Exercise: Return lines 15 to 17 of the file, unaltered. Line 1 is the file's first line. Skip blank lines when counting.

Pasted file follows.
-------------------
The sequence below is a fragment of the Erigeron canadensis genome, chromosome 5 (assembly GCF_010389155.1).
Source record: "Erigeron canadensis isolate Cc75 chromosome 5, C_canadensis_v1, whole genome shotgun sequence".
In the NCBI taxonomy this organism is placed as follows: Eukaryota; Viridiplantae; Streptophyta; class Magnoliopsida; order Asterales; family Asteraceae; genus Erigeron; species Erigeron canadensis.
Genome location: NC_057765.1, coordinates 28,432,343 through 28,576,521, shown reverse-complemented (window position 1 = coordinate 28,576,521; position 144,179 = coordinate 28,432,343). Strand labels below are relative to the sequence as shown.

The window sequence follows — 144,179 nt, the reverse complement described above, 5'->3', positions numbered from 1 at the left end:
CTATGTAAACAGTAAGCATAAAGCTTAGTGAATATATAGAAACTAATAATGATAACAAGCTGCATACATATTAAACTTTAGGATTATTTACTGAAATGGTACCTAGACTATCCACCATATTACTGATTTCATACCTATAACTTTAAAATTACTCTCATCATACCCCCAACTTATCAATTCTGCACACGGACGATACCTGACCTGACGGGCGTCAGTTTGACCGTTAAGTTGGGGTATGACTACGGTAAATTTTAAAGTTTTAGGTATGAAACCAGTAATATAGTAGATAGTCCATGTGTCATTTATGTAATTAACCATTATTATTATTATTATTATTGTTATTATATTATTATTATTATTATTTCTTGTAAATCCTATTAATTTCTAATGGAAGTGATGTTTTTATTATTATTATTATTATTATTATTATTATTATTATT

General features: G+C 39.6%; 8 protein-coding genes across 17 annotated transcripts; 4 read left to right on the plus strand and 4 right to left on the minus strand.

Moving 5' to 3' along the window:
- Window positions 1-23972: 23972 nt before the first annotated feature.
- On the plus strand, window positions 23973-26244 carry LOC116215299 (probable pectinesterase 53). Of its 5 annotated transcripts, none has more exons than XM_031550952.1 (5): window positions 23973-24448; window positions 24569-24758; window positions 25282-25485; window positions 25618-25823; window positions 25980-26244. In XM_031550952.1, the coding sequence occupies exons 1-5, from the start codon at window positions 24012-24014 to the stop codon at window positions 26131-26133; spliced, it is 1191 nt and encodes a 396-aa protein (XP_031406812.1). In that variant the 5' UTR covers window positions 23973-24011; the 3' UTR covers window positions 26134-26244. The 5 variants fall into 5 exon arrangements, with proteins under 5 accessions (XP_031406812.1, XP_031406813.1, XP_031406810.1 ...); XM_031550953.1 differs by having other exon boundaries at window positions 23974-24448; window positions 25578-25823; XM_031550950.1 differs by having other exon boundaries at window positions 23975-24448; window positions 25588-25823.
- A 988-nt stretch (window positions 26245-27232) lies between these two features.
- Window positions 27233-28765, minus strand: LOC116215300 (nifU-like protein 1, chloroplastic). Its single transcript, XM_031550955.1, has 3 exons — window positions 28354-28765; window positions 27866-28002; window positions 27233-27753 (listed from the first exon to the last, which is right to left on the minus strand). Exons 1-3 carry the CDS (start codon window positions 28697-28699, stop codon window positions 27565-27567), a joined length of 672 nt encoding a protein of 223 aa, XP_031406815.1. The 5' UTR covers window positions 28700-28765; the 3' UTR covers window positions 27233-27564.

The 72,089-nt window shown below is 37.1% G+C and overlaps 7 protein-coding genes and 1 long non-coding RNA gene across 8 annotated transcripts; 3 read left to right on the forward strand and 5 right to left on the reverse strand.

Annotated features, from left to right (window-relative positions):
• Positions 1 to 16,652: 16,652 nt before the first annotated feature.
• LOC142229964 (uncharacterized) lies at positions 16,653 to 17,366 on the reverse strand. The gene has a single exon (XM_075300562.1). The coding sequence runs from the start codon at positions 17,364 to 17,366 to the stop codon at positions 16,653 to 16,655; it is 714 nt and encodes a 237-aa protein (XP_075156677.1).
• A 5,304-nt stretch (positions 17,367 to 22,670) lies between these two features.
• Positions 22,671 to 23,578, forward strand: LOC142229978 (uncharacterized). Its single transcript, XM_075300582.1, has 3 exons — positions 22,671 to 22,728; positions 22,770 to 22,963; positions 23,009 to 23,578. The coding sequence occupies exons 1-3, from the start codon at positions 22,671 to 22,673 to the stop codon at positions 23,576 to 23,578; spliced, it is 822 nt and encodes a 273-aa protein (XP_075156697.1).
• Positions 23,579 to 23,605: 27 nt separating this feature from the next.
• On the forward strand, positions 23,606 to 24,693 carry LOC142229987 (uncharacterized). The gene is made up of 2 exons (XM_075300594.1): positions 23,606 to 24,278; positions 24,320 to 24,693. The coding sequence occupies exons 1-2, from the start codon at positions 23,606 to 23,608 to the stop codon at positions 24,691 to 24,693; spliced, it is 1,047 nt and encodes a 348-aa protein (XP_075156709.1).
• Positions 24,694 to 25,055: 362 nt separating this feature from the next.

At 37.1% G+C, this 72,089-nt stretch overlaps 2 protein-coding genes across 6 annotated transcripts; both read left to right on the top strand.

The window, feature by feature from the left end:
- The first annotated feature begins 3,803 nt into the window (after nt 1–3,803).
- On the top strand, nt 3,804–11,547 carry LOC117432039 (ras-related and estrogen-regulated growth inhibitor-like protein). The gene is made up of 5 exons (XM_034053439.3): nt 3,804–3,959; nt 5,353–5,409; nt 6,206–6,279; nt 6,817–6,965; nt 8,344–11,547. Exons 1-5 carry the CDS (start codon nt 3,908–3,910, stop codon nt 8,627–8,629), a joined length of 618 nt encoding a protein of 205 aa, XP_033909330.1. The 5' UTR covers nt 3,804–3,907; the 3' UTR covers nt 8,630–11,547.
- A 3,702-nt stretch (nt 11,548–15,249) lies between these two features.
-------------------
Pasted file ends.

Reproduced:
• Positions 1 to 16,652: 16,652 nt before the first annotated feature.
• LOC142229964 (uncharacterized) lies at positions 16,653 to 17,366 on the reverse strand. The gene has a single exon (XM_075300562.1). The coding sequence runs from the start codon at positions 17,364 to 17,366 to the stop codon at positions 16,653 to 16,655; it is 714 nt and encodes a 237-aa protein (XP_075156677.1).
• A 5,304-nt stretch (positions 17,367 to 22,670) lies between these two features.